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Quantitative Risk Assessment of Safety-Critical Systems via Guided Simulation for Rare Events

  • Stefan Puch
  • Martin Fränzle
  • Sebastian Gerwinn
Conference paper
Part of the Lecture Notes in Computer Science book series (LNCS, volume 11245)

Abstract

For developers of assisted or automated driving systems, gaining specific feedback and quantitative figures on the safety impact of the systems under development is crucial. However, obtaining such data from simulation of their design models is a complex and often time-consuming process. Especially when data of interest hinge on extremely rare events, an estimation of potential risks is highly desirable but a non-trivial task lacking easily applicable methods. In this paper we describe how a quantitative statement for a risk estimation involving extremely rare events can be obtained by guiding simulation based on reinforcement learning. The method draws on variance reduction and importance sampling, yet applies different optimization principles than related methods, like the cross-entropy methods against which we compare. Our rationale for optimizing differently is that in quantitative system verification, a sharper upper bound of the confidence interval is of higher relevance than the total width of the confidence interval.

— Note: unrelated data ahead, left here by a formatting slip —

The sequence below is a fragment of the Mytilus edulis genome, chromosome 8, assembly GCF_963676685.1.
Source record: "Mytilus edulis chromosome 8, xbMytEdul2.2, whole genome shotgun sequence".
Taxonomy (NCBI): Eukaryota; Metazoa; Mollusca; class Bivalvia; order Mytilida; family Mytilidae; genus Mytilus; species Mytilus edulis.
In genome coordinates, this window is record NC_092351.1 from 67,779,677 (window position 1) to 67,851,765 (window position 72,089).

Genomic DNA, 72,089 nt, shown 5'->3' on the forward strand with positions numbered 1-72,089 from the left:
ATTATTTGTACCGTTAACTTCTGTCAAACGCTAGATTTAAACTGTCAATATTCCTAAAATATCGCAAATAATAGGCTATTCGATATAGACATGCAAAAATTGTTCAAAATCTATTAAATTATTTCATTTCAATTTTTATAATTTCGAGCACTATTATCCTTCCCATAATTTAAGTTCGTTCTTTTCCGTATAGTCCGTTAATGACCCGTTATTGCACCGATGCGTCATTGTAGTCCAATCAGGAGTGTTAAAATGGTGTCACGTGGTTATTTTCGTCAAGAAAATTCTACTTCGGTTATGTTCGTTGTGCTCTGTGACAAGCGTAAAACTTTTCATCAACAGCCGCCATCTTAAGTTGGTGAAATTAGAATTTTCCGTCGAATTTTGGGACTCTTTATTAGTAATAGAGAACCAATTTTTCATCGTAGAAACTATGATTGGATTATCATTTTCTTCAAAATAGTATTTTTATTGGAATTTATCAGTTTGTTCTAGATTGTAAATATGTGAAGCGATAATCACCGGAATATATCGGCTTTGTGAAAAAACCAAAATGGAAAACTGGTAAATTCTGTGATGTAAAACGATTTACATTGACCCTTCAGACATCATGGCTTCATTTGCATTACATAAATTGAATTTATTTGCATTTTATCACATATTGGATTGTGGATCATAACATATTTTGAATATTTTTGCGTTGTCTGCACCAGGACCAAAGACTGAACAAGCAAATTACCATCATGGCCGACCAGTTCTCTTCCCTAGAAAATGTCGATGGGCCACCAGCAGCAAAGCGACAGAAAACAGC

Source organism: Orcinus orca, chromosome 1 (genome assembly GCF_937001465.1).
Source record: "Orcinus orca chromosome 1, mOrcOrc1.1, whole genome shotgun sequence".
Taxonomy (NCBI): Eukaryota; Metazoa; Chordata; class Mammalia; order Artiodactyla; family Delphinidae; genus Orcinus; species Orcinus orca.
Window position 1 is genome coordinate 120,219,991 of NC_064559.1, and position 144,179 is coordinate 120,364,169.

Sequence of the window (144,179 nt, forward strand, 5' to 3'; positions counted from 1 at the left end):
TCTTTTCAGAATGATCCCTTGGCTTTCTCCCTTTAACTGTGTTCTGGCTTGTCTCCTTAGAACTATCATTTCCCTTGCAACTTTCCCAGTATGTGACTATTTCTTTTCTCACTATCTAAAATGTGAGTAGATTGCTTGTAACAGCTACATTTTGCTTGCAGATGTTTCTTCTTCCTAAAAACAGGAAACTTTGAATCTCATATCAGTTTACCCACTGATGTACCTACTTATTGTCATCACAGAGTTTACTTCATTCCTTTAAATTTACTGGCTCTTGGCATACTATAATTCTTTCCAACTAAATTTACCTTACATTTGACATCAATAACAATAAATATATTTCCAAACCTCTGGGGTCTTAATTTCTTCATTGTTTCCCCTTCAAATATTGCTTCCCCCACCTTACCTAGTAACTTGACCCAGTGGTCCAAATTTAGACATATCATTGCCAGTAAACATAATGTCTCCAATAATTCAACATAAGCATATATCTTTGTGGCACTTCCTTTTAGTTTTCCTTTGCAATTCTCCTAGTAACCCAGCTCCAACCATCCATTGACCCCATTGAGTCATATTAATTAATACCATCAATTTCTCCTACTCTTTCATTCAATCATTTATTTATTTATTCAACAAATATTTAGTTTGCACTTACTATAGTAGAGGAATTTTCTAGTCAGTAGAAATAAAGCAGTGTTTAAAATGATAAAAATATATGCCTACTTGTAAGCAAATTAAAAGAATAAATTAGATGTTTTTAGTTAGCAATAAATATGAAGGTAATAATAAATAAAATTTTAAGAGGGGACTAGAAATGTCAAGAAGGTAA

Our application context is deduced from advanced driver assistance system (ADAS) development. In that context virtual driver simulations are performed with the objective to generate quantitative figures for the safety impact in pre-crash situations. In order to clarify the difference of our technique to variance reduction techniques, a comparative evaluation on a simple probabilistic benchmark system is also presented.

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Copyright information

© Springer Nature Switzerland AG 2018

Authors and Affiliations

  1. 1.Carl von Ossietzky Universität OldenburgOldenburgGermany
  2. 2.OFFIS e.V., Escherweg 2OldenburgGermany

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